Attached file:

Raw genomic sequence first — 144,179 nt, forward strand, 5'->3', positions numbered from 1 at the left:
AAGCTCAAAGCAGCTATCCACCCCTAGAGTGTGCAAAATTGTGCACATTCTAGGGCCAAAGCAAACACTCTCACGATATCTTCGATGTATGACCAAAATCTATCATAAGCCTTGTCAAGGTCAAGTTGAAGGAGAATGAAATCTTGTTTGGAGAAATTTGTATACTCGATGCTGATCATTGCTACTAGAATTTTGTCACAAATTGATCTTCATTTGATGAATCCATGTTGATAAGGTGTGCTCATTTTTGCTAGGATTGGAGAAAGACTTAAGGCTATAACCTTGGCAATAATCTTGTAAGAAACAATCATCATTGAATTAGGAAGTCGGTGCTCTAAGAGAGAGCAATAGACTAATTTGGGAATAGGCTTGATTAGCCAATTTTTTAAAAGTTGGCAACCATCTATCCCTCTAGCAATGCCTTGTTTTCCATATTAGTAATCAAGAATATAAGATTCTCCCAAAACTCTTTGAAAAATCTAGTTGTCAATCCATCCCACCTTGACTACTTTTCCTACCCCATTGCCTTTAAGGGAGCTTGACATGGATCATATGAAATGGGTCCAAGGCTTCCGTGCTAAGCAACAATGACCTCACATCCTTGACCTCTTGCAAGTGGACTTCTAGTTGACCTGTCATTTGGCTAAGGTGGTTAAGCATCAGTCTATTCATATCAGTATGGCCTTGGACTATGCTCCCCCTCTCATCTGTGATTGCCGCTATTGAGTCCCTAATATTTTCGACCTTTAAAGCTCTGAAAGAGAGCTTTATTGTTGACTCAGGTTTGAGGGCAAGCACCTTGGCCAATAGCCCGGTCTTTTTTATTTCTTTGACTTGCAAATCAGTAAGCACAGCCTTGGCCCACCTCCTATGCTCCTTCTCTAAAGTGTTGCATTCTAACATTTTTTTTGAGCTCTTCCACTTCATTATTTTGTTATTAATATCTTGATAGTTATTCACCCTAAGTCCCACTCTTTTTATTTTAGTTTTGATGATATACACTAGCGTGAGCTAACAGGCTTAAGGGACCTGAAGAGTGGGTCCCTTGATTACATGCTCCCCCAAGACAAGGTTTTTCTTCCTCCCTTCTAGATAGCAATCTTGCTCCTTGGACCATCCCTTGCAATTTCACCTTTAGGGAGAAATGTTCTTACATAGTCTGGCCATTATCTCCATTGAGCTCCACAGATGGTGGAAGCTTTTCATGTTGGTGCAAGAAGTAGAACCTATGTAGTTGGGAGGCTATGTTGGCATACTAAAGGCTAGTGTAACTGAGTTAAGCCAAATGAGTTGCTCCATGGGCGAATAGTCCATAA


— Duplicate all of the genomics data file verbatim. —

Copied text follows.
Raw genomic sequence first — 144,179 nt, forward strand, 5'->3', positions numbered from 1 at the left:
AAGCTCAAAGCAGCTATCCACCCCTAGAGTGTGCAAAATTGTGCACATTCTAGGGCCAAAGCAAACACTCTCACGATATCTTCGATGTATGACCAAAATCTATCATAAGCCTTGTCAAGGTCAAGTTGAAGGAGAATGAAATCTTGTTTGGAGAAATTTGTATACTCGATGCTGATCATTGCTACTAGAATTTTGTCACAAATTGATCTTCATTTGATGAATCCATGTTGATAAGGTGTGCTCATTTTTGCTAGGATTGGAGAAAGACTTAAGGCTATAACCTTGGCAATAATCTTGTAAGAAACAATCATCATTGAATTAGGAAGTCGGTGCTCTAAGAGAGAGCAATAGACTAATTTGGGAATAGGCTTGATTAGCCAATTTTTTAAAAGTTGGCAACCATCTATCCCTCTAGCAATGCCTTGTTTTCCATATTAGTAATCAAGAATATAAGATTCTCCCAAAACTCTTTGAAAAATCTAGTTGTCAATCCATCCCACCTTGACTACTTTTCCTACCCCATTGCCTTTAAGGGAGCTTGACATGGATCATATGAAATGGGTCCAAGGCTTCCGTGCTAAGCAACAATGACCTCACATCCTTGACCTCTTGCAAGTGGACTTCTAGTTGACCTGTCATTTGGCTAAGGTGGTTAAGCATCAGTCTATTCATATCAGTATGGCCTTGGACTATGCTCCCCCTCTCATCTGTGATTGCCGCTATTGAGTCCCTAATATTTTCGACCTTTAAAGCTCTGAAAGAGAGCTTTATTGTTGACTCAGGTTTGAGGGCAAGCACCTTGGCCAATAGCCCGGTCTTTTTTATTTCTTTGACTTGCAAATCAGTAAGCACAGCCTTGGCCCACCTCCTATGCTCCTTCTCTAAAGTGTTGCATTCTAACATTTTTTTTGAGCTCTTCCACTTCATTATTTTGTTATTAATATCTTGATAGTTATTCACCCTAAGTCCCACTCTTTTTATTTTAGTTTTGATGATATACACTAGCGTGAGCTAACAGGCTTAAGGGACCTGAAGAGTGGGTCCCTTGATTACATGCTCCCCCAAGACAAGGTTTTTCTTCCTCCCTTCTAGATAGCAATCTTGCTCCTTGGACCATCCCTTGCAATTTCACCTTTAGGGAGAAATGTTCTTACATAGTCTGGCCATTATCTCCATTGAGCTCCACAGATGGTGGAAGCTTTTCATGTTGGTGCAAGAAGTAGAACCTATGTAGTTGGGAGGCTATGTTGGCATACTAAAGGCTAGTGTAACTGAGTTAAGCCAAATGAGTTGCTCCATGGGCGAATAGTCCATAA